By Megan Erbacher
The Message assistant editor
Jesuit Father John Belmonte told more than 450 Diocese of Evansville Catholic school educators that it’s their mission to introduce students to their Savior.
Father John, Ph.D., superintendent of Catholic education for the Diocese of Venice in Florida, was the guest speaker for this year’s annual Back to School gathering Aug. 2, hosted by Reitz Memorial High School in Evansville. The gathering took place with educators from all 26 diocesan schools before Bishop Joseph M. Siegel celebrated the annual Back to School Mass to kick-off the new school year.
Father John quoted Cardinal Francis George, who said, “The mission of the church in every generation is to introduce the world to its Savior.”
“That, my friends, is what we get to do as Catholic school teachers and educators,” Father John said. “What you’re about to embark on is this mission to introduce the world to its Savior. You’re going to take this generation and you’re going to introduce this generation to its Savior. … That world for you, as a teacher, is your classroom.
“You have the privilege, you have the opportunity, and you have the sacred duty to introduce your students to their Savior. … There is no better mission in the world than this mission. It’s a mission given to us by Christ himself.”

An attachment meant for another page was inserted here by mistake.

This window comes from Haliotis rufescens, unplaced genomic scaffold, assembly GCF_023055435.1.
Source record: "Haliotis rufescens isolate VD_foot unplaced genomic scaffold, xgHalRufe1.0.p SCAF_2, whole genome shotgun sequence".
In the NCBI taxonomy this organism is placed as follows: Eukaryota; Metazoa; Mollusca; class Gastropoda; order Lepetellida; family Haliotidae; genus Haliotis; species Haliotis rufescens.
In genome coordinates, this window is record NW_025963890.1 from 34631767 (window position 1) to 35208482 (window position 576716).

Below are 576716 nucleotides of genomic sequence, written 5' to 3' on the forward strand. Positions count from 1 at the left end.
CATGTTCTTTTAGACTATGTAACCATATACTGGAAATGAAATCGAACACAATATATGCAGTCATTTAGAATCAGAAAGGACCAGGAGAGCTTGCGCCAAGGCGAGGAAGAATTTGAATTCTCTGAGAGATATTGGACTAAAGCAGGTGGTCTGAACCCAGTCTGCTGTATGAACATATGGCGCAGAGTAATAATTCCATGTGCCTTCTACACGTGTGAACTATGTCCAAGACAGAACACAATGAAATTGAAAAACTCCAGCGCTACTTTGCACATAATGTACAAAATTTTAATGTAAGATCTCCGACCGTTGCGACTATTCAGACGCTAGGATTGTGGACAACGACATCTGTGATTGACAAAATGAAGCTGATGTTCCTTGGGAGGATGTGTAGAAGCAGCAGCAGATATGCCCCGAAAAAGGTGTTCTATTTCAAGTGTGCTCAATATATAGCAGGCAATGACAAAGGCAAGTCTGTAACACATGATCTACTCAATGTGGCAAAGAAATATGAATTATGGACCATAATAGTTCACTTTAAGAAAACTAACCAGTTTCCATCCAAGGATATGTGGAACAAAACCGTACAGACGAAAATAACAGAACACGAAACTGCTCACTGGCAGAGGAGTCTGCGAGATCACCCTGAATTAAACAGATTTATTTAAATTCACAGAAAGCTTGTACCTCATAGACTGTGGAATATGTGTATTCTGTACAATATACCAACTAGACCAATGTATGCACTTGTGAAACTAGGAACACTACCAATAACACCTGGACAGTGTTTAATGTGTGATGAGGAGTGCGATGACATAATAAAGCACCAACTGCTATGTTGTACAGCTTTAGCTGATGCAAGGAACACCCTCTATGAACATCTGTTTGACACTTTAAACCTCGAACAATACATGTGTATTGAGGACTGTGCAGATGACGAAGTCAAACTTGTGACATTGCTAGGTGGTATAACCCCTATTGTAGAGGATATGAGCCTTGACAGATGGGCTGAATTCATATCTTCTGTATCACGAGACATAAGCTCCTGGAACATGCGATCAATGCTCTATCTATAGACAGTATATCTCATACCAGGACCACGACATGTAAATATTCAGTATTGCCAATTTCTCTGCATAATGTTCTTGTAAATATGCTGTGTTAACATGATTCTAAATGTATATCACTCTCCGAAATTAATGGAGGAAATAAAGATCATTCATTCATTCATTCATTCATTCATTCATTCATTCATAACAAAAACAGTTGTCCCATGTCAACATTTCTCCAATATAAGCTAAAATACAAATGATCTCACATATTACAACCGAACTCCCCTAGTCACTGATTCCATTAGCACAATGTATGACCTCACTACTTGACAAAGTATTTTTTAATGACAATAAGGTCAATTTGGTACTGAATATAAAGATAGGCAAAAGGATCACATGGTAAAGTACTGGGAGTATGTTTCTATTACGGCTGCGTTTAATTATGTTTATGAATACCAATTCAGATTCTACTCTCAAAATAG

Father John is a native of Arlington Heights, Illinois. He joined the Jesuits in 1985 and was ordained a priest in 1996. His Jesuit training took him for graduate studies to Omaha, Rome and Boston. He completed a doctorate in Educational Leadership at Loyola University Chicago in 2006.
A life-long educator, Father John taught high school for 15 years at St. Ignatius College Prep in Chicago and Marquette University High School in Milwaukee. He also served as principal at Marquette High for six years. For 10 years, he served as superintendent of Catholic schools for the Diocese of Joliet in suburban Chicago.
During his presentation, Father John invited educators to interact through several real-time polls by answering questions via text messages. One poll asked educators to submit one word they want everyone to use to describe their school, and responses included faith-filled, welcoming, engaging, family and fun.
Interim Diocesan Superintendent of Catholic Schools Michelle Priar thanked educators for all of the work they do every day. She discussed a culture of excellence that she’s always believed is present in diocesan schools. She explained it isn’t only academics, but she also sees this culture of excellence in how educators share their faith with their students, how they pray with and for their students, how they arrive early and stay late to give students any extra help they need, and how they support families.
“I really think it’s important that we not take these things for granted,” Priar said. “We need to focus on all that we accomplish and celebrate who we are as Catholic educators in the Diocese of Evansville. It’s something we can all be proud of.”